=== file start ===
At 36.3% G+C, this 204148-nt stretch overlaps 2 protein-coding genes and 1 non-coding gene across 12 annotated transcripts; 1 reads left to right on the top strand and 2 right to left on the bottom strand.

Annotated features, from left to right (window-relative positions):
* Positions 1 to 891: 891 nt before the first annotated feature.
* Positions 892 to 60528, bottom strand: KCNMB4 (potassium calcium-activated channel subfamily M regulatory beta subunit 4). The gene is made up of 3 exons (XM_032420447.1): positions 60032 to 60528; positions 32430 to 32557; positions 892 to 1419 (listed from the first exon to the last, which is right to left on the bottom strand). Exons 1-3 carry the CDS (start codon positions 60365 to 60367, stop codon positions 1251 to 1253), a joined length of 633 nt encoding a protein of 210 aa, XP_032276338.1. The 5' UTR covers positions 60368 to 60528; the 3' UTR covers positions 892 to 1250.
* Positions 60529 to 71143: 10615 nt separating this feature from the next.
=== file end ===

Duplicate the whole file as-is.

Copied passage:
At 36.3% G+C, this 204148-nt stretch overlaps 2 protein-coding genes and 1 non-coding gene across 12 annotated transcripts; 1 reads left to right on the top strand and 2 right to left on the bottom strand.

Annotated features, from left to right (window-relative positions):
* Positions 1 to 891: 891 nt before the first annotated feature.
* Positions 892 to 60528, bottom strand: KCNMB4 (potassium calcium-activated channel subfamily M regulatory beta subunit 4). The gene is made up of 3 exons (XM_032420447.1): positions 60032 to 60528; positions 32430 to 32557; positions 892 to 1419 (listed from the first exon to the last, which is right to left on the bottom strand). Exons 1-3 carry the CDS (start codon positions 60365 to 60367, stop codon positions 1251 to 1253), a joined length of 633 nt encoding a protein of 210 aa, XP_032276338.1. The 5' UTR covers positions 60368 to 60528; the 3' UTR covers positions 892 to 1250.
* Positions 60529 to 71143: 10615 nt separating this feature from the next.